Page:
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and rebuilding fire-damaged houses. Their plantations depended on a large slave population, a fact reflected in the high concentration of rural blacks who inhabit the region today (Cash 1941, Frantom 1993, Roach-Lankford 1985). Other Groups Some cultural groups are found throughout Louisiana. Variations and subtleties exist through the region. For example, many independent, small-town motels are owned and operated by East Indians. This is particularly true of Louisiana, because of the state's complex cultural milieu. Within a relatively short time period, many were absorbed into Cajun culture. Irish fleeing the potato famine of the 1840s settled in the area that became known as the Irish Channel between the Mississippi River and the Uptown Garden District.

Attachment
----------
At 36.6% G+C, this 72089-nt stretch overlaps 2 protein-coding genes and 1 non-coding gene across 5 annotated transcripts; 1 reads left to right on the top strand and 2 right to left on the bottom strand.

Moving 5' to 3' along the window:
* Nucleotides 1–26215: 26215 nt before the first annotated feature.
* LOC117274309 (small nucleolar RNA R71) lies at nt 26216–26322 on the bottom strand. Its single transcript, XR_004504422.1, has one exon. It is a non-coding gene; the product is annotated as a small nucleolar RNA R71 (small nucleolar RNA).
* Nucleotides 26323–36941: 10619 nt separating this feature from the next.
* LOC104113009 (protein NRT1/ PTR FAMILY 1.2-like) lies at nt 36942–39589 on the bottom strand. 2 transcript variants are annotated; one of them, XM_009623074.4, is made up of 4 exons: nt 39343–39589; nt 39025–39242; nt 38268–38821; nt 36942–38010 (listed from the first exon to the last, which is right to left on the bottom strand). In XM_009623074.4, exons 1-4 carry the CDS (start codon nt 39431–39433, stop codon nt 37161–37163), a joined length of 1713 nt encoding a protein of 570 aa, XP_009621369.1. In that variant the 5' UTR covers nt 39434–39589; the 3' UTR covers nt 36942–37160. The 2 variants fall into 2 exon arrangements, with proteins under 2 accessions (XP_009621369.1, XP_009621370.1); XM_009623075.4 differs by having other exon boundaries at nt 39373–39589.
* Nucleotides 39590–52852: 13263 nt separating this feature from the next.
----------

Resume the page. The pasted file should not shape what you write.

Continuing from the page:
Louisiana s Traditional Cultures: An Overview

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Lebanese peddlers followed the railroads and rivers and settled in many small towns as merchants and grocers (Saloom and Turner 1994). Both black and white rural churches have gatherings such as Homecoming, bringing together extended families. Quartets and choirs are heard in churches, on the radio, and at festivals throughout the region. Some jazz parades only consist os the band and those secondlining. Chicken and sausage gumbo is served at the L'Anse Maigre Mardi Gras organization meeting, 1991. Many of the folk crafts mentioned in this article are displayed. North Louisiana, with its piney woods and thickets, also required special adaptations of cowboy lifestyle.